The Sub-Himalayas, which is the southernmost and the lowest zone, borders the plains of North India and Pakistan. It comprises the Siwalik Range and foothills as well as the narrow piedmont plain at the base of the mountains. The width of the Sub-Himalayas gradually narrows from about 48 km (about 30 mi) in the west until it nearly disappears in Bhutan and eastern India. A characteristic feature of the Sub-Himalayas is the large number of long, flat-bottomed valleys known as duns, which are usually spindle-shaped and filled with gravelly alluvium. South of the foothills lies the Tarai and Duars plains. The southern part of the Tarai and Duars plains is heavily farmed. The northern part was forest inhabited by wild animals until about the 1950s. Most of the forests of this region have been destroyed, and much of the land has been reclaimed for agriculture.

Plant and Animal Life

The natural vegetation is influenced by climate and elevation. Tropical, moist deciduous forest at one time covered all of the Sub-Himalayan area. With few exceptions most of this forest has been cut for commercial lumber or agricultural land. In the Middle Himalayas at elevations between 1520 and 3660 m (between 5000 and 12,000 ft) natural vegetation consists of many species of pine, oak, rhododendron, poplar, walnut, and larch. Most of this area has been deforested; forest cover remains only in inaccessible areas and on steep slopes. Below the timber line the Great Himalayas contains valuable forests of spruce, fir, cypress, juniper, and birch. Alpine vegetation occupies higher parts of the Great Himalayas just below the snow line and includes shrubs, rhododendrons, mosses, lichens, and wildflowers such as blue poppies and edelweiss. These areas are used for grazing in summer by the highland people of the Great Himalayas.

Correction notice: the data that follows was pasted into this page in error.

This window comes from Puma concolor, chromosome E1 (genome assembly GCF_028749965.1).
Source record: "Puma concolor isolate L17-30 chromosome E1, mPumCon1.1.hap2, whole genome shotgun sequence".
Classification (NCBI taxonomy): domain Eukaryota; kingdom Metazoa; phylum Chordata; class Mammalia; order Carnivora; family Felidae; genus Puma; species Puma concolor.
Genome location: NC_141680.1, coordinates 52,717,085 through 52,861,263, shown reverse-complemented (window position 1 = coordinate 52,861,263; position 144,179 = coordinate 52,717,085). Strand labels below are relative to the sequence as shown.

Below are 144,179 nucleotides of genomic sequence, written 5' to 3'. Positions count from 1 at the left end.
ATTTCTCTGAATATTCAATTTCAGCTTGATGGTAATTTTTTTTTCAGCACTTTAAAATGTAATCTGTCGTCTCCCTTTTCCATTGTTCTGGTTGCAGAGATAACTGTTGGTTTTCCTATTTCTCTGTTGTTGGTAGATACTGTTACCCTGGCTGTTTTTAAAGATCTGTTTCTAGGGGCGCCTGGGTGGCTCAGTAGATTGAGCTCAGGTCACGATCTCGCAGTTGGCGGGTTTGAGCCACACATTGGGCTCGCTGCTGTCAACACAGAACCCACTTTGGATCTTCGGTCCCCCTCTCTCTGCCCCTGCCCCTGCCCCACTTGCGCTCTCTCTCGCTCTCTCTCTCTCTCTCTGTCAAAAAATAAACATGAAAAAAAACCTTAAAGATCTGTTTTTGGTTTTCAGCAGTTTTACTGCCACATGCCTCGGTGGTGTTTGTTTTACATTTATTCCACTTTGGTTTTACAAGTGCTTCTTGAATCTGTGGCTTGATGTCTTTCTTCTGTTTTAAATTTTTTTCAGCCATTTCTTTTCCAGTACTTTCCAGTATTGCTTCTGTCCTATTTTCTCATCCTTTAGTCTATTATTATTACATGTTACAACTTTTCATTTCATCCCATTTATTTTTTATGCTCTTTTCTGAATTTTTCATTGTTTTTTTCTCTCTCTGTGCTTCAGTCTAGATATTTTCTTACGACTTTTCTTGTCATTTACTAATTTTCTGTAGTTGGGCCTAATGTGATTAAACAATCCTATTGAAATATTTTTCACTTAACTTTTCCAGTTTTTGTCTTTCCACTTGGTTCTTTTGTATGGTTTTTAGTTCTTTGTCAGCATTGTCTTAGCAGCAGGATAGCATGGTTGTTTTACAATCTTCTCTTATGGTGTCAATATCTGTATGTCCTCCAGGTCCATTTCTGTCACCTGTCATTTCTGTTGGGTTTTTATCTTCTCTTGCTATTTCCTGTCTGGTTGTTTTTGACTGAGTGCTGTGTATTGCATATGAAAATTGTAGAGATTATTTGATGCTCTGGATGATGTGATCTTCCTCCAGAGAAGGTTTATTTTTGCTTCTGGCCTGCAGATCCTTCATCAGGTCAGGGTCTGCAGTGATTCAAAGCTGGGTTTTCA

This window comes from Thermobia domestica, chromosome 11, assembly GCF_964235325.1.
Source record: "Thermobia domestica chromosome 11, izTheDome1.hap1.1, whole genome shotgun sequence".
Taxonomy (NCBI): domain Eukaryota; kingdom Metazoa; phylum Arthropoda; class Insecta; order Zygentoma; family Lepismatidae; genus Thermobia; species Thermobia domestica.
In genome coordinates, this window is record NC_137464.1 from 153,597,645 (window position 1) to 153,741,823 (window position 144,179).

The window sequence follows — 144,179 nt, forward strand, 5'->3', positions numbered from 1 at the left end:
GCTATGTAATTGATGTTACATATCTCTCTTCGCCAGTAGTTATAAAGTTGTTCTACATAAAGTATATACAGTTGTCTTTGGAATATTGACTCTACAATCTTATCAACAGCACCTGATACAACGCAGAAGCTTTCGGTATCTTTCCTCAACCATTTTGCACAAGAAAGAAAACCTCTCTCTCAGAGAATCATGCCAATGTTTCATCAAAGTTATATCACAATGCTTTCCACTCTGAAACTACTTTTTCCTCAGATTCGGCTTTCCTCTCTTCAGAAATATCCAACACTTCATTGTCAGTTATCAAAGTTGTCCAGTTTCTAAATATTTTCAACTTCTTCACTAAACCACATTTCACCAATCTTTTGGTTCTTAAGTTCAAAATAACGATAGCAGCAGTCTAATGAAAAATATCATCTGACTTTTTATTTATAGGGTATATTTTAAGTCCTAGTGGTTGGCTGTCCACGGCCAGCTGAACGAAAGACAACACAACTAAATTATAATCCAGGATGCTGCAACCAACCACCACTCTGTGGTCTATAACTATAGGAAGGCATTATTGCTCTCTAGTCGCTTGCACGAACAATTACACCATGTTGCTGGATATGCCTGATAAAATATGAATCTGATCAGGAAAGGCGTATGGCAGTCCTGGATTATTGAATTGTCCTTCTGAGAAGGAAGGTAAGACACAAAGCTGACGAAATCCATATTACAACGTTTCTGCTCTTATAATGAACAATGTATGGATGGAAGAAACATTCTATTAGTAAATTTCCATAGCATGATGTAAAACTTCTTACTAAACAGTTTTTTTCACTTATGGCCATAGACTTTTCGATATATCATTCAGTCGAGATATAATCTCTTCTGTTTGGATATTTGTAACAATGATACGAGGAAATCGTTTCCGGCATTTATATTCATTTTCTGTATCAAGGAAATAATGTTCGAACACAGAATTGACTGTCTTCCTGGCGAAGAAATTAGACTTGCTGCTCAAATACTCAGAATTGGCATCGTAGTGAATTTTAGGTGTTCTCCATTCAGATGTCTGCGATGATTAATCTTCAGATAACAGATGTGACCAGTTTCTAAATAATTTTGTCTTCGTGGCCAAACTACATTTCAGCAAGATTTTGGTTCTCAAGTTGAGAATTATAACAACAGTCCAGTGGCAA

Animals such as tigers, leopards, rhinoceroses, and many varieties of deer once inhabited the forested areas of the Sub-Himalayan foothills and the Tarai plain. As a result of deforestation the habitat of most of the wildlife has been destroyed. They are now restricted to special protected areas such as the Jaldapara and Kaziranga sanctuaries in India and the Chitawan preserve in Nepal. There are few animals in the Middle Himalayas because of extensive deforestation. In the Great Himalayas musk deer, wild goats, sheep, wolves, and snow leopards are found. The existence of the Yeti has been reported by highland Sherpas in Nepal but has eluded discovery by several expeditions.



Suggested Sketch Itinerary

Program 1: Jeep Safari to the Rooftop of the World)

Day 01 Arrive Delhi
Day 02 In Delhi
Day 03 Delhi / Manali drive
Day 04 In Manali
Day 05 Manali / Jispa drive
Day 06,07 Jispa / Sarchu drive (camp at the highest point)
Day 08 Sarchu / Leh
Day 09 (Visit Shey, thiksey & Hemis monasteries)
Da10/11 Leh / Hunder (visit dunes and ride a double Bactrian camel)
Day 12 Hunder / Leh
Day 13 Leh
Day 14 Fly to Delhi
Day 15 Departure

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Program 2: A summer in Kumaon

Day 01 Arrive Delhi
Day 02

In Delhi. Overnight train to Kathgodam,.

Day 03

Arrive Kathgodam and drive 2.5 hours to Sonapani.

Day 04

In Sonapani. (Enjoy nature walks in Himalayas and visit villages).

Day 05

Sonapani / Vijaynagar

Day 06

Vijaynagar / Munsiyari

Day 07

Start small trek to Khaliya top.  Overnight in tents.

Day 08 Return to Munsiyari.
Day 09

Drive to Binsar.

Day 10

Drive to Kathgodam and connect overnight train to delhi.

Day 11

Arrive Delhi in the morning.

Day 12 Departure

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Stay at

Mary Budden Estate, Binsar Wildlife Sanctuary

Neerlaya, Kulu

Rokeby Manor, Landour

Two Chimneys Gethia, Nainital